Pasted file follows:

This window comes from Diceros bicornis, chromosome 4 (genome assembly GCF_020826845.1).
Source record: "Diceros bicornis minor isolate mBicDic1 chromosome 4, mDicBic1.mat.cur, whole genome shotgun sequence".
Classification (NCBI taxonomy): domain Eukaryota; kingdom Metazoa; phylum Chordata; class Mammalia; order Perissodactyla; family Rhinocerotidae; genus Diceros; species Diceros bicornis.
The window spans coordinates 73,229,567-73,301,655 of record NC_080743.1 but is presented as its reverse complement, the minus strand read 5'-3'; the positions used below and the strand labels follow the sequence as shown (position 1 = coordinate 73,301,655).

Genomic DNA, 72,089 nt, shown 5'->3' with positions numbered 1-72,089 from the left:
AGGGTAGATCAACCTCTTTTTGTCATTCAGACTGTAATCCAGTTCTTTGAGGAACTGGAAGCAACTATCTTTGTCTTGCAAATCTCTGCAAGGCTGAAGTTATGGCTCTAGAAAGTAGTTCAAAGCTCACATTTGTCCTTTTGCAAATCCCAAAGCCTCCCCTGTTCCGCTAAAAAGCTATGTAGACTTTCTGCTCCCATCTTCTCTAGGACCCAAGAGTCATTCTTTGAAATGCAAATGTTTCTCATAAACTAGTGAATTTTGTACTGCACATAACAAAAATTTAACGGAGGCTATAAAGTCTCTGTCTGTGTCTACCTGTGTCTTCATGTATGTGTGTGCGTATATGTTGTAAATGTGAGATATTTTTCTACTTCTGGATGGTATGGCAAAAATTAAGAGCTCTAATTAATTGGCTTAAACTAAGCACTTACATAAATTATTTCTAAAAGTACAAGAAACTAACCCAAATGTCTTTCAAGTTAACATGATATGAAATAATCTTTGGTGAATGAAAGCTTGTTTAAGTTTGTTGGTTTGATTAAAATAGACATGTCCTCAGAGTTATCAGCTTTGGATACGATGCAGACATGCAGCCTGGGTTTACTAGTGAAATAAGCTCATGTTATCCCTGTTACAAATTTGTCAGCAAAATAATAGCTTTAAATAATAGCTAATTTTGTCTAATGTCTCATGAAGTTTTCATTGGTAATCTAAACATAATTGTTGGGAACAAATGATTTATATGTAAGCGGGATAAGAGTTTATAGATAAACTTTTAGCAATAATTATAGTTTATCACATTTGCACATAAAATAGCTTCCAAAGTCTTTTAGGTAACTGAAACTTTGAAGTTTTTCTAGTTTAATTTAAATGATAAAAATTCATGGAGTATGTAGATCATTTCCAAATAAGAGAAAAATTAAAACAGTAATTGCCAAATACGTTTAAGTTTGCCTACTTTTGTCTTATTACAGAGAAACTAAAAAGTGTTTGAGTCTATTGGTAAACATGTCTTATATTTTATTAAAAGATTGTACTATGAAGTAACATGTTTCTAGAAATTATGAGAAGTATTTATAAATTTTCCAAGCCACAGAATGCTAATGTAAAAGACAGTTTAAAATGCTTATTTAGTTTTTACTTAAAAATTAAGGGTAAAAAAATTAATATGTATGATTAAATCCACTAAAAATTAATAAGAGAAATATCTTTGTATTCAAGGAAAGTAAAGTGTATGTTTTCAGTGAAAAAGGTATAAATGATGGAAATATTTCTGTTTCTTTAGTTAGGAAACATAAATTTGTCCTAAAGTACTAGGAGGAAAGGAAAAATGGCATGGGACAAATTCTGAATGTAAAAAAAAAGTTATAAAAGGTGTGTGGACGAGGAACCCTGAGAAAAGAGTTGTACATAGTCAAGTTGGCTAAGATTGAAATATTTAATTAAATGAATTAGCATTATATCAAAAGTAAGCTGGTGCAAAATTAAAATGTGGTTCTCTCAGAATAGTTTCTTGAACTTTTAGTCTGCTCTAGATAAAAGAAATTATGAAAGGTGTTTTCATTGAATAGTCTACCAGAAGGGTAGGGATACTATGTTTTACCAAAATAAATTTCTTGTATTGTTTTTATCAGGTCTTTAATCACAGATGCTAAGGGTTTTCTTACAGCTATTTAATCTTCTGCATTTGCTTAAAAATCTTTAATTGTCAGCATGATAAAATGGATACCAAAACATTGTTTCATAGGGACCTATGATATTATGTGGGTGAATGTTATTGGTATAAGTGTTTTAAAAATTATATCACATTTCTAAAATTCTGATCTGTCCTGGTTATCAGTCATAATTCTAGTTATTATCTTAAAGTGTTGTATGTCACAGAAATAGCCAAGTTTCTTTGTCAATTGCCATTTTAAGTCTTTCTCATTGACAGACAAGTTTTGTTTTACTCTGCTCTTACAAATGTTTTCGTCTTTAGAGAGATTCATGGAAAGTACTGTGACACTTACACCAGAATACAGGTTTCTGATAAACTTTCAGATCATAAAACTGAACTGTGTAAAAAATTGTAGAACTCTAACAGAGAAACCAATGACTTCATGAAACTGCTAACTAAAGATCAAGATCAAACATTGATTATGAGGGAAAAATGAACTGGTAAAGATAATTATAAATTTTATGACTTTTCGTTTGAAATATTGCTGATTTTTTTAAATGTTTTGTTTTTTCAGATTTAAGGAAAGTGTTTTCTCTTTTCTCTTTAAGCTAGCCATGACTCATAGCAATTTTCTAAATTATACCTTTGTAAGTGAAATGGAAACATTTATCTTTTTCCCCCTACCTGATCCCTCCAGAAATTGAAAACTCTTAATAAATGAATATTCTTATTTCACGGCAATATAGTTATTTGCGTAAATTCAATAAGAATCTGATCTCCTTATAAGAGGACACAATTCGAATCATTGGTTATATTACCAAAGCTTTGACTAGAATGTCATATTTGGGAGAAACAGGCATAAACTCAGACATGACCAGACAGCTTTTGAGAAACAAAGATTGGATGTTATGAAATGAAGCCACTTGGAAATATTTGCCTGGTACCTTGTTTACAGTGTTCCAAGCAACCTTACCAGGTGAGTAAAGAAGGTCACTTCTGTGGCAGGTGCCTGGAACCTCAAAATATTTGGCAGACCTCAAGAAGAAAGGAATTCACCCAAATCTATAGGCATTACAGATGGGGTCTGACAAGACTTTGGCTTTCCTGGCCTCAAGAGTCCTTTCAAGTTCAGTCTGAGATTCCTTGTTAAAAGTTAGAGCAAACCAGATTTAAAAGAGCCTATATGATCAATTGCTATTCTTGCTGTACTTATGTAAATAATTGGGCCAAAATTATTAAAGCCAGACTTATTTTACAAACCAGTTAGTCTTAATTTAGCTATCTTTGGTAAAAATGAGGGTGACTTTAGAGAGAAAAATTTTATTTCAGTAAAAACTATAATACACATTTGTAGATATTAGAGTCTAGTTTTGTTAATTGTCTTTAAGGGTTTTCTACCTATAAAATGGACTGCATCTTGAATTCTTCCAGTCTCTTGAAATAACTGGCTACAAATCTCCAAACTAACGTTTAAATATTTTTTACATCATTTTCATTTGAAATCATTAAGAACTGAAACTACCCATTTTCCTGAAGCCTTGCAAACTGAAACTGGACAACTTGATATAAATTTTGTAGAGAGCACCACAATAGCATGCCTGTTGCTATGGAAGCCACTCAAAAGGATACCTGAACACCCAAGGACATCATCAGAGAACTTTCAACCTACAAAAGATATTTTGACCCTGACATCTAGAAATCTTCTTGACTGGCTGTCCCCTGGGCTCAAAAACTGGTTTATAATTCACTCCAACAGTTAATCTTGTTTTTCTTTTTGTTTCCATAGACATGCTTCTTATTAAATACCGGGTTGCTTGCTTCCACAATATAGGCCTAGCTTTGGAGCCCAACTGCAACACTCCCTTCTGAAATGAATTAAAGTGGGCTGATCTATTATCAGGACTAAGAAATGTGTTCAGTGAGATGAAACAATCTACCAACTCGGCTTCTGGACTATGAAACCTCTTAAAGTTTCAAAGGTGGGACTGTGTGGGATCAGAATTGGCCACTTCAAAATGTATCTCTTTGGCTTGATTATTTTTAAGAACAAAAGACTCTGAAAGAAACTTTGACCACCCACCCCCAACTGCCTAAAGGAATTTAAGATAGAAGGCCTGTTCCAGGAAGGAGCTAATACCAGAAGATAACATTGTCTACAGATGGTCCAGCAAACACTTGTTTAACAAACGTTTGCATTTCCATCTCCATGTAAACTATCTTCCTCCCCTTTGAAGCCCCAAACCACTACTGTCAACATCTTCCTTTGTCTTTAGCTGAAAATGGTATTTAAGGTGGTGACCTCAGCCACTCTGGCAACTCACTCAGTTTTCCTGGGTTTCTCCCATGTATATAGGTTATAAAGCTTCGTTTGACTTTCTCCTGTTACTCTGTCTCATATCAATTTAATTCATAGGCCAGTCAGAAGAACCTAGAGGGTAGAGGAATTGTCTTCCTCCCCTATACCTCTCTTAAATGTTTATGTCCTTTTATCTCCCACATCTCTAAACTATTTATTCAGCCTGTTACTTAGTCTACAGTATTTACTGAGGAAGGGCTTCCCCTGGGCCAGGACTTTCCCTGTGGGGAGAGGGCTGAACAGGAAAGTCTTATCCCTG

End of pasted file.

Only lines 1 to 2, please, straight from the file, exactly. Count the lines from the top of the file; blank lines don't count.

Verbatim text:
This window comes from Diceros bicornis, chromosome 4 (genome assembly GCF_020826845.1).
Source record: "Diceros bicornis minor isolate mBicDic1 chromosome 4, mDicBic1.mat.cur, whole genome shotgun sequence".